Chatfield Center for the Arts celebrates $8.7 million renovation
The arts center's grand reopening will be held Saturday, and a full slate of events are lining up on the calendar.
CHATFIELD — The arts will shine even brighter as the Chatfield Center for the Arts celebrates its grand reopening Saturday.
The event will display the new $8.7 million renovation focused mainly on the 1916 school building and a new atrium lobby connecting to the 658-seat Potter Auditorium.
After an 11 a.m. ribbon-cutting ceremony, the grand reopening of the CCA will feature an open house with the newly renovated building open to the public for self-guided tours until 1 p.m.
“We have been waiting a long time for this renovation, and the grand reopening is our opportunity to share our story, and our growth, and to celebrate our expansive new space,” says Carla Gallina, who serves on the Chatfield Center for the Arts, Inc. board and manages the day-to-day operations of the facility.
Musical performances during the grand reopening include The Steel Wheels in Potter Auditorium, The Sudden Lovelys in the Legion Room, and Annie Mack on Potter Plaza, a newly constructed outdoor space that can accommodate everything from social gatherings to theatrical readings. The event will be rounded out with a beer tasting and pop-up art featuring the works of Susan Waughtal in the newly remodeled 1916 Gallery.
The Chatfield Economic Development Authority took ownership of the facility that houses the Chatfield Center for the Arts in 2010. Chatfield Center for the Arts, Inc. is a nonprofit organization that is charged with carrying out programming in the center.
“It’s impressive the growth the art center has seen since the EDA took ownership of the property," says Chris Giesen of the Chatfield EDA, "all due to volunteers like Carla Gallina ... as well as staff like Abbi Parcher who have been able to grow the capacity of the organization.”
The CCA underwent its first phase of renovations in 2014-2017 at a cost of $5.3 million. The grand reopening event celebrates the second phase of renovation that was launched when a state grant awarded funds for the project to the EDA in 2020. Phase two of construction started in October 2021.
“The final items and finishing touches are being applied as we speak,” Giesen says.
It took about a year working with a design team, construction manager and local stakeholders to design the project before construction got underway.
Phase two renovations include an atrium lobby connecting the 1916 Chatfield School building to Potter Auditorium, an accessible bridge access to the auditorium’s balcony seating, a new outdoor plaza with landscaping and paved parking, new restrooms on the main and second floor of the school building, a restored assembly hall on the second floor featuring skylights, a large art studio and board room, and a restored “sunken” gymnasium.
In addition, the project refreshed paint and flooring, updated windows, modernized mechanical and electrical infrastructure, and made the building more usable and efficient for new programming and modern technology.
“All of the renovations were designed with accessibility, energy efficiency, usability, and historic preservation in mind,” says Giesen. “As a designated local heritage landmark, both project phases received certificates of appropriateness from the Chatfield Heritage Preservation Commission.”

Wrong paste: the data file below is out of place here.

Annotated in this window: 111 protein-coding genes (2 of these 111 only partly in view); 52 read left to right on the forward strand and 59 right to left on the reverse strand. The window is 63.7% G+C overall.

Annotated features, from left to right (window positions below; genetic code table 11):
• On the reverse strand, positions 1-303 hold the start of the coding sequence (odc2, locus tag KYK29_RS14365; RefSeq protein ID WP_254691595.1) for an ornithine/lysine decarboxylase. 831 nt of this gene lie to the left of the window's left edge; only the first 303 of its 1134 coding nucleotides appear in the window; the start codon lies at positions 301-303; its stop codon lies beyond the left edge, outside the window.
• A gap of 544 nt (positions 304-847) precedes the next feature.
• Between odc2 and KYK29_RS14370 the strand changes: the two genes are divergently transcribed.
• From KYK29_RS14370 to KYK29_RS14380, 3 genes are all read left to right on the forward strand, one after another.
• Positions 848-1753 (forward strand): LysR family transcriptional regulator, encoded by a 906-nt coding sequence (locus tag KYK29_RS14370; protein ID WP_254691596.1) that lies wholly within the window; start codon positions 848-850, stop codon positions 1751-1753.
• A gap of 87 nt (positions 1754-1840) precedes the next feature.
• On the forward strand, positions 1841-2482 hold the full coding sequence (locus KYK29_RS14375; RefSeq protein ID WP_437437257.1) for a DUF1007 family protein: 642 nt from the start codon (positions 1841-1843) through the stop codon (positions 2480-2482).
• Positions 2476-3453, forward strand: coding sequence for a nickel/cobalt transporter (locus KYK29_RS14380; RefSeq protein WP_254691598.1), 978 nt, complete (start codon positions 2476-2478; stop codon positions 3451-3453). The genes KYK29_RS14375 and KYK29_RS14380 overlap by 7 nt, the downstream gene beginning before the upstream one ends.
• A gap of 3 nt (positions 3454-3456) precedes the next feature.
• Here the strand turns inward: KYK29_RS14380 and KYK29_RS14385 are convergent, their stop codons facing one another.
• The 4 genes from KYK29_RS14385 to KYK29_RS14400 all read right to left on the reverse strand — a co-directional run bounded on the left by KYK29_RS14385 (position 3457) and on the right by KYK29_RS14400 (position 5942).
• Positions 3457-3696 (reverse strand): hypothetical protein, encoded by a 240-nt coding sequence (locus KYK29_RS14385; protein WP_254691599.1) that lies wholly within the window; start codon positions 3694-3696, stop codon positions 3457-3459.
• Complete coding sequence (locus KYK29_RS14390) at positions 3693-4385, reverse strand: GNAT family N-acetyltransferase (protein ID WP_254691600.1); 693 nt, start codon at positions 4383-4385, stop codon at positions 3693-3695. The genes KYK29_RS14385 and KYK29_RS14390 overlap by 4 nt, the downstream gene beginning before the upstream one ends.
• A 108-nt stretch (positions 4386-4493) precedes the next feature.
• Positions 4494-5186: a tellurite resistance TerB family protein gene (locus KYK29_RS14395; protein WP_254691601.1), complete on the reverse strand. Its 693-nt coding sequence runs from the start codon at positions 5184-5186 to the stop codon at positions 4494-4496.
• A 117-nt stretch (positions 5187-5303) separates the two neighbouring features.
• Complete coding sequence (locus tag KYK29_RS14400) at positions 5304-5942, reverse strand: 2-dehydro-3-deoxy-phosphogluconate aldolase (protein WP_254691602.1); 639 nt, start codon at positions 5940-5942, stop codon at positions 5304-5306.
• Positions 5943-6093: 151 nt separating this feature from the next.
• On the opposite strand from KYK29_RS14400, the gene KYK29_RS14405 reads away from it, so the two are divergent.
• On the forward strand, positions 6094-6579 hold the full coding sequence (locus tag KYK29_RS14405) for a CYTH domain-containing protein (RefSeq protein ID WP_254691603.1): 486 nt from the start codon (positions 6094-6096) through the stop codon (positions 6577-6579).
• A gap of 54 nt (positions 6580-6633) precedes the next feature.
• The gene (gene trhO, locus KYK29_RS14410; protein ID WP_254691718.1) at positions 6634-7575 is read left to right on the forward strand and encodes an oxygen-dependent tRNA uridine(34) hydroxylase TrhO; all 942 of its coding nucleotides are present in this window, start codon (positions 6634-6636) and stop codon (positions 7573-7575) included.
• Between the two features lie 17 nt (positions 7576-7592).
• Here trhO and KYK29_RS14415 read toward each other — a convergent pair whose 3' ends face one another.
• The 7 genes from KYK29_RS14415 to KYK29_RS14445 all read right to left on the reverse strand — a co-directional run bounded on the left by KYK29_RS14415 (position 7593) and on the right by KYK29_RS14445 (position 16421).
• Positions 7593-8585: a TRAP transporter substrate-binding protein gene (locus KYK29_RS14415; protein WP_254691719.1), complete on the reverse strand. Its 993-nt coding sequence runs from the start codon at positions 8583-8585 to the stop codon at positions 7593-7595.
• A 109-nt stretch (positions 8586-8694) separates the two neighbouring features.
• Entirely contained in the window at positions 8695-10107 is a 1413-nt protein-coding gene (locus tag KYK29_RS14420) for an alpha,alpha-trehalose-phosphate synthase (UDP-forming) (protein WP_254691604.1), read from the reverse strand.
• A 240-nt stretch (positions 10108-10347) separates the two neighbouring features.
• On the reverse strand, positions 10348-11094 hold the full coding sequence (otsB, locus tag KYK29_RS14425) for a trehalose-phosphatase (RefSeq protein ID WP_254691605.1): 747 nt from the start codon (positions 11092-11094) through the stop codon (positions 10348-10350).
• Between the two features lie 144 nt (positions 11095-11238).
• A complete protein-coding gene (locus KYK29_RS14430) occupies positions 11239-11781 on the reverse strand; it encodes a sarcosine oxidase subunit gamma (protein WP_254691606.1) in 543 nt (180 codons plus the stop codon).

“The organization’s events and community outreach programming are amazing assets for a town of 3,041 people,” says Gallina, who is also a member of the Chatfield Center for the Arts Board of Directors.
Gallina has held a variety of positions with the CCA including a stint as interim artistic director in 2020, and was first voted onto its board in 2014. She served as the board’s president for five years. Gallina says that in 2014 the CCA presented eight Chosen Bean Folk concerts annually. Since then, the CCA has hosted many regional and national touring artists in Potter Auditorium.
“What I love most about what we do are crowds of people that attend concerts and theatrical performances; the buildings become alive with energy, and people engage with each other and the artists,” she says. “People travel from around the region and the Twin Cities area to attend performances.”
Gallina says the renovations provide access to rooms and building entrances that were not accessible for those with mobility issues, and to rooms and spaces that were unfinished and not usable for public or private events.
“The Chatfield Center for the Arts building houses 39,460 square feet of newly accessible and rentable space that can be used by civic, for-profit businesses, nonprofit organizations, and local and regional residents,” she says.
According to Gallina, new parking and landscaping accommodate food trucks, bicycle storage, and also include one electric car charging station. In addition, the new box office is now open to the daily public with entry on Fourth Street.
This fall, the CCA will host creative workshops focused on working with clay, songwriting and theatrical production. Musical artists like Anne Reed will be featured in the Chosen Bean concert series, and main stage performances will include shows from ensembles such as The Okee Dokee Brothers Band. A regional collaborative play featuring theater groups from Chatfield, Lanesboro, Winona and Rochester called “All in the Timing” is also on the docket.
As Gallina sees it, the renovations to the CCA that make these offerings possible are essential to the wellbeing of her community.
“Art centers in regional rural communities enable people to connect and share ideas, cultural experiences, and humanity,” she says. “Art, in all its forms, is a primary bone in the spine of humanity.”